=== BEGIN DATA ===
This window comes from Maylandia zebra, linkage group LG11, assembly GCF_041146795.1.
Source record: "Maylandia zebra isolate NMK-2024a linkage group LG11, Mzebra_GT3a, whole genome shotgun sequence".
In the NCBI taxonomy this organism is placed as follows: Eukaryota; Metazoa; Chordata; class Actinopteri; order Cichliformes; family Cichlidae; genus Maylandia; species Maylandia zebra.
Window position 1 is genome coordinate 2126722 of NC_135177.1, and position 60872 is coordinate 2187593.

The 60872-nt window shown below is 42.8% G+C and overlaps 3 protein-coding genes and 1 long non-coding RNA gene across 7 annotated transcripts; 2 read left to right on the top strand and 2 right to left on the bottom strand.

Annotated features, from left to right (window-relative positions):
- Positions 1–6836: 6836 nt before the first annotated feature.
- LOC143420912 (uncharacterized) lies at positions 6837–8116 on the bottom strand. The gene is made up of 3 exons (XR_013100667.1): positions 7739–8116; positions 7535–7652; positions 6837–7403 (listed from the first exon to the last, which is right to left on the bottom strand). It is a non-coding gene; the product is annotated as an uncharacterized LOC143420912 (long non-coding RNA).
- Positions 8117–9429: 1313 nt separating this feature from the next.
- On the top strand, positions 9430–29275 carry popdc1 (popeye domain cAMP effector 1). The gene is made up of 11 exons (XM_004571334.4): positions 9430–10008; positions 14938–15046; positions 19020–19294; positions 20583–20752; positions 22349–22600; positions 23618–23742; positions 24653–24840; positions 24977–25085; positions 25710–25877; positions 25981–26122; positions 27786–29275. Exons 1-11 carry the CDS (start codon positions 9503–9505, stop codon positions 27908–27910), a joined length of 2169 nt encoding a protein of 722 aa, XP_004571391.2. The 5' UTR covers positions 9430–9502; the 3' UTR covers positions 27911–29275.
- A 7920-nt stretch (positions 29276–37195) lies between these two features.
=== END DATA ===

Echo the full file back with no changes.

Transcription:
This window comes from Maylandia zebra, linkage group LG11, assembly GCF_041146795.1.
Source record: "Maylandia zebra isolate NMK-2024a linkage group LG11, Mzebra_GT3a, whole genome shotgun sequence".
In the NCBI taxonomy this organism is placed as follows: Eukaryota; Metazoa; Chordata; class Actinopteri; order Cichliformes; family Cichlidae; genus Maylandia; species Maylandia zebra.
Window position 1 is genome coordinate 2126722 of NC_135177.1, and position 60872 is coordinate 2187593.

The 60872-nt window shown below is 42.8% G+C and overlaps 3 protein-coding genes and 1 long non-coding RNA gene across 7 annotated transcripts; 2 read left to right on the top strand and 2 right to left on the bottom strand.

Annotated features, from left to right (window-relative positions):
- Positions 1–6836: 6836 nt before the first annotated feature.
- LOC143420912 (uncharacterized) lies at positions 6837–8116 on the bottom strand. The gene is made up of 3 exons (XR_013100667.1): positions 7739–8116; positions 7535–7652; positions 6837–7403 (listed from the first exon to the last, which is right to left on the bottom strand). It is a non-coding gene; the product is annotated as an uncharacterized LOC143420912 (long non-coding RNA).
- Positions 8117–9429: 1313 nt separating this feature from the next.
- On the top strand, positions 9430–29275 carry popdc1 (popeye domain cAMP effector 1). The gene is made up of 11 exons (XM_004571334.4): positions 9430–10008; positions 14938–15046; positions 19020–19294; positions 20583–20752; positions 22349–22600; positions 23618–23742; positions 24653–24840; positions 24977–25085; positions 25710–25877; positions 25981–26122; positions 27786–29275. Exons 1-11 carry the CDS (start codon positions 9503–9505, stop codon positions 27908–27910), a joined length of 2169 nt encoding a protein of 722 aa, XP_004571391.2. The 5' UTR covers positions 9430–9502; the 3' UTR covers positions 27911–29275.
- A 7920-nt stretch (positions 29276–37195) lies between these two features.